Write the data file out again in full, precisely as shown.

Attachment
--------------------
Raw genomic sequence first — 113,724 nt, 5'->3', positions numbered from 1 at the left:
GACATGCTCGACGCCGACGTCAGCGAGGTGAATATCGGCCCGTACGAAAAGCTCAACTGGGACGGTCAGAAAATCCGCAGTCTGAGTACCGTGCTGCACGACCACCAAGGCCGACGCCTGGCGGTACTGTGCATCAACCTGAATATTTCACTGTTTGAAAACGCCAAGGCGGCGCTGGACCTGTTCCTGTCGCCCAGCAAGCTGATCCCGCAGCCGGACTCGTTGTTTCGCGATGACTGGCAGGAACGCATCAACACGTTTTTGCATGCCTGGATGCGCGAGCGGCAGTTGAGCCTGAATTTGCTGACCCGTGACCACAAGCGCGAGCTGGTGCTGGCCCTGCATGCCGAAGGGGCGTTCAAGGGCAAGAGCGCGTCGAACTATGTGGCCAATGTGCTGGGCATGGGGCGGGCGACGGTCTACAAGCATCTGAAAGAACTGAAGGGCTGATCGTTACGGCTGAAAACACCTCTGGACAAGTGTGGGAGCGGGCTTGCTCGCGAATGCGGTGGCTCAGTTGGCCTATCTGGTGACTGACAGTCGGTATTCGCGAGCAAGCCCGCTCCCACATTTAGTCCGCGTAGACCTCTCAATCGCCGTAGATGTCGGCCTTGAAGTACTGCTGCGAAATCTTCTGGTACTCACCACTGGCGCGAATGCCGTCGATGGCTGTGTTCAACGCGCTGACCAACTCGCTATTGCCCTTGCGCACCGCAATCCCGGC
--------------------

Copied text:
Raw genomic sequence first — 113,724 nt, 5'->3', positions numbered from 1 at the left:
GACATGCTCGACGCCGACGTCAGCGAGGTGAATATCGGCCCGTACGAAAAGCTCAACTGGGACGGTCAGAAAATCCGCAGTCTGAGTACCGTGCTGCACGACCACCAAGGCCGACGCCTGGCGGTACTGTGCATCAACCTGAATATTTCACTGTTTGAAAACGCCAAGGCGGCGCTGGACCTGTTCCTGTCGCCCAGCAAGCTGATCCCGCAGCCGGACTCGTTGTTTCGCGATGACTGGCAGGAACGCATCAACACGTTTTTGCATGCCTGGATGCGCGAGCGGCAGTTGAGCCTGAATTTGCTGACCCGTGACCACAAGCGCGAGCTGGTGCTGGCCCTGCATGCCGAAGGGGCGTTCAAGGGCAAGAGCGCGTCGAACTATGTGGCCAATGTGCTGGGCATGGGGCGGGCGACGGTCTACAAGCATCTGAAAGAACTGAAGGGCTGATCGTTACGGCTGAAAACACCTCTGGACAAGTGTGGGAGCGGGCTTGCTCGCGAATGCGGTGGCTCAGTTGGCCTATCTGGTGACTGACAGTCGGTATTCGCGAGCAAGCCCGCTCCCACATTTAGTCCGCGTAGACCTCTCAATCGCCGTAGATGTCGGCCTTGAAGTACTGCTGCGAAATCTTCTGGTACTCACCACTGGCGCGAATGCCGTCGATGGCTGTGTTCAACGCGCTGACCAACTCGCTATTGCCCTTGCGCACCGCAATCCCGGC